MUMBAI Dec 20 A top executive at Indian IT
services group Infosys who was seen as a candidate to
become the next chief executive, has resigned, the latest such
departure since co-founder Narayana Murthy returned as executive
Infosys said on Friday that V. Balakrishnan, the head of
several units including business process outsourcing, has
resigned and would leave at the end of the month.
Balakrishnan, widely tipped by analysts to become chief
executive at India's second-biggest software services exporter,
told TV channel ET Now that his decision to resign was not
sudden and he wanted to pursue other interests, including
potentially in private equity.
The departure sparked concern among some analysts of
management disarray in a company, which brought back founder and
former chairman Murthy in June after disappointing results and a
loss of market share.
"This exit is in line with the several senior-level
departures seen in the firm, which indicates that senior leaders
do not see a clear strategic direction, and that the firm
struggles to find its feet in terms of what it wants to do in
strategy," said Ankur Rudra, an analyst with Ambit Capital in
"The negative impact of every senior level departure is an
avalanche, which snowballs into several mid-management
executives finding it difficult to stay in the firm."
Murthy's return has been applauded by investors, with the
share price rising about 50 percent so far this year to a record
high, as its profit outlook is expected to improve on the back
of stronger global demand and a weak rupee.
However, Murthy's return has also been followed by the
departure of several executives, including its Americas head and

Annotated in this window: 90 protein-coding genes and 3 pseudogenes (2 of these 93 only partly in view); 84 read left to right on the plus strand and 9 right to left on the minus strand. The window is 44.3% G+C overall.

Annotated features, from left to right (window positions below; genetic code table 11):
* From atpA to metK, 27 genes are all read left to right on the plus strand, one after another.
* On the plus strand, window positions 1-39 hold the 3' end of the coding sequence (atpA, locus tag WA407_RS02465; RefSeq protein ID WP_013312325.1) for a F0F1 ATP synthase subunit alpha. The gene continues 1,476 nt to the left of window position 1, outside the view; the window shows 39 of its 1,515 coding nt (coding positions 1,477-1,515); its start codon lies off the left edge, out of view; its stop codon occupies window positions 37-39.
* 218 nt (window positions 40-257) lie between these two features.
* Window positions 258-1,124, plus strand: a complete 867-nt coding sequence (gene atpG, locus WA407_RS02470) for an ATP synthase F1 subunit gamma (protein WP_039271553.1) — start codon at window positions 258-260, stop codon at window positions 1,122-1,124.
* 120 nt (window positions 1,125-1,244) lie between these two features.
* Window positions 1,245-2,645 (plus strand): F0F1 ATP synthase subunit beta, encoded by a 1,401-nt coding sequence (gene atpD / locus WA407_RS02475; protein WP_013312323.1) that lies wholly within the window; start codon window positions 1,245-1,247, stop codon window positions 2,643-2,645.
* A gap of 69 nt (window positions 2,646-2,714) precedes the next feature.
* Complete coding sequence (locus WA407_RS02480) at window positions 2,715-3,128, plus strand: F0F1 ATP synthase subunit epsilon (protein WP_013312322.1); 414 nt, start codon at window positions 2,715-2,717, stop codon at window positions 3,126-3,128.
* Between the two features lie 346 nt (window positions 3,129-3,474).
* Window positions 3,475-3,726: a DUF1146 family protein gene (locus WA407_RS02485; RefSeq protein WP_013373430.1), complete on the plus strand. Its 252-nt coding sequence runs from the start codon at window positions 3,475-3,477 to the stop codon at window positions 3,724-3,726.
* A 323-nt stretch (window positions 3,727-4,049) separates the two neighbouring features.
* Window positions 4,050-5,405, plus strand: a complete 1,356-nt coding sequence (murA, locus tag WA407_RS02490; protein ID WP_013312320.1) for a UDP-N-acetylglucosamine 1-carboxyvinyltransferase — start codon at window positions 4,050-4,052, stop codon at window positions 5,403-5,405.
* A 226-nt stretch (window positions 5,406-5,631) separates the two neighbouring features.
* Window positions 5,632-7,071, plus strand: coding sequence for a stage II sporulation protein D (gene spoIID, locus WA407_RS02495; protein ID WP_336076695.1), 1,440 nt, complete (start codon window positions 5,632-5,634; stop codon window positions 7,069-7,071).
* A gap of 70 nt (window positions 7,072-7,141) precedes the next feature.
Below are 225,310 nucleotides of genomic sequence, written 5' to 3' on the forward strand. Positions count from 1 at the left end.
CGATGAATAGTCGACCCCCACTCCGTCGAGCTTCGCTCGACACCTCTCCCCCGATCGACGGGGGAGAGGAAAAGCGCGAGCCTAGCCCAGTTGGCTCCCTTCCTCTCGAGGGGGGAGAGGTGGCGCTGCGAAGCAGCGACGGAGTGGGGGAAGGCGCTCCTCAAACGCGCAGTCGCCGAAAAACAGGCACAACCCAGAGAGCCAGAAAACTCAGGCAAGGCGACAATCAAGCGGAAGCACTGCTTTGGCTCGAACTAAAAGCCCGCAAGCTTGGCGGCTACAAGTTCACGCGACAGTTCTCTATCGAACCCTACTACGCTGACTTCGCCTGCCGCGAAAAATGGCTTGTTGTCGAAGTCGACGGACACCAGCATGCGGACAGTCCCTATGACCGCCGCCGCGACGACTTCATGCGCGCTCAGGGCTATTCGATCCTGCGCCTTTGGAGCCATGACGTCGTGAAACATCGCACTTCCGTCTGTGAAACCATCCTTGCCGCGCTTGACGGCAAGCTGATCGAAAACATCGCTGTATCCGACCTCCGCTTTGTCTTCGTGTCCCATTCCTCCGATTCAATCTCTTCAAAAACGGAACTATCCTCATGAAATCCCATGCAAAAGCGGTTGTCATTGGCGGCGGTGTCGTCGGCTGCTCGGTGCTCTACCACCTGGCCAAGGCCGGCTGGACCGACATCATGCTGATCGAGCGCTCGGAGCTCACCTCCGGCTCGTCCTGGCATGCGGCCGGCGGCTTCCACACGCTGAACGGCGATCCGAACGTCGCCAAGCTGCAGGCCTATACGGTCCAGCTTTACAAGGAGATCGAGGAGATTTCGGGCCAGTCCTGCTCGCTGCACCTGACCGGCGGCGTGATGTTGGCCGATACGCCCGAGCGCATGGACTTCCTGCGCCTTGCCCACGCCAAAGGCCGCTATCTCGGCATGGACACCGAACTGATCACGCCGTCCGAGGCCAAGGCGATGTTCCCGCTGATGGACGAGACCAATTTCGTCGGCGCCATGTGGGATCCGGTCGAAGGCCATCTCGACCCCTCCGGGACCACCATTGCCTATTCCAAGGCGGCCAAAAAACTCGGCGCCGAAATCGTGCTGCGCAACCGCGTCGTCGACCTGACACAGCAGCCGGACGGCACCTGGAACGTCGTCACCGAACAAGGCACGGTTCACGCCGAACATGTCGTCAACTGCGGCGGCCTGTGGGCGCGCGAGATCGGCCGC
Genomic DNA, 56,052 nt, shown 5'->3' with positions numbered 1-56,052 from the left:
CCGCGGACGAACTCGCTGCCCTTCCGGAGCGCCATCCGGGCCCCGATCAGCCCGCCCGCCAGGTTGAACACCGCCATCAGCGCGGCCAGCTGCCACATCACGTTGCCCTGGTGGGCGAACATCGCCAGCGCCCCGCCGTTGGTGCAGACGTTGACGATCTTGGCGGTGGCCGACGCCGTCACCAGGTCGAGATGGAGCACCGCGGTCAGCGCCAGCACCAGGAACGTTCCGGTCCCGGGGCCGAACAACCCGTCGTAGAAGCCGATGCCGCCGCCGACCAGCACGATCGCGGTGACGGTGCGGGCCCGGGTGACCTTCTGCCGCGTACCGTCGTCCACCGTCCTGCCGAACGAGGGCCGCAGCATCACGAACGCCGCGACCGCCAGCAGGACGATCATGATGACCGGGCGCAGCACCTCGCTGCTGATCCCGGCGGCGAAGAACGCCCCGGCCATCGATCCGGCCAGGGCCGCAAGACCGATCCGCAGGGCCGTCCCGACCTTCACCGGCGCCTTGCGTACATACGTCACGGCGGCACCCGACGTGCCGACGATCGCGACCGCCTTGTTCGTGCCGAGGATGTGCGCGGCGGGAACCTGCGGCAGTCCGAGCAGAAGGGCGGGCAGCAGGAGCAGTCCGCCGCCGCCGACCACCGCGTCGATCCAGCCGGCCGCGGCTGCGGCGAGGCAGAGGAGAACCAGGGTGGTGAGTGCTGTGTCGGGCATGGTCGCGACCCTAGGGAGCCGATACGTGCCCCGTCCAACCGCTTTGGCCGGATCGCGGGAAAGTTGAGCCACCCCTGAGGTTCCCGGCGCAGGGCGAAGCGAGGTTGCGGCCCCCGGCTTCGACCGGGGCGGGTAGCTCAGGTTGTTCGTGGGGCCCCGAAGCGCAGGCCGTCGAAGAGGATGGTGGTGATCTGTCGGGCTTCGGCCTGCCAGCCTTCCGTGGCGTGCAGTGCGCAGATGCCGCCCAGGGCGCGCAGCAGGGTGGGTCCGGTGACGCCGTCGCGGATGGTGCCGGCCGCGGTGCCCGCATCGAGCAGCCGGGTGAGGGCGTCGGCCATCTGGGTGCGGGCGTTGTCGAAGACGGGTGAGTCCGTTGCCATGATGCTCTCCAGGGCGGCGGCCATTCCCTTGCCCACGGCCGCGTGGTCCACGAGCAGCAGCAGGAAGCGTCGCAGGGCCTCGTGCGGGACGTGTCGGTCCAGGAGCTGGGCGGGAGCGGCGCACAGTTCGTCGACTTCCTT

global manufacturing chief, Ashok Vemuri.
Balakrishnan has the highest profile among those to leave,
having previously served as chief financial officer and heading
key units at the company, including consultancy Infosys
Analysts were uncertain about the reasons behind the of
departures, but said it was bound to worry investors.
Since his return Murthy has repeatedly said he will take
tough decisions to restore the company's fortunes over the next
three years and refocus it on winning large outsourcing
"Given the management changes at the beginning of the year
we did expect some changes at the top level. Some exits
surprised and some did not. We need to watch the company a
little more closely as having seen a fairly good number of
people already leaving," said IV Subramaniam, chief investment
officer at Quantum Asset Management, which holds about $1.7
million worth of Infosys stock.
"Infosys has always focused on creating a strong pipleline
of leaders. This allows us to deliver on our clients and
business commitments without any disruption," said a
spokeswoman for the company.
(Editing by Rafael Nam and Greg Mahlich)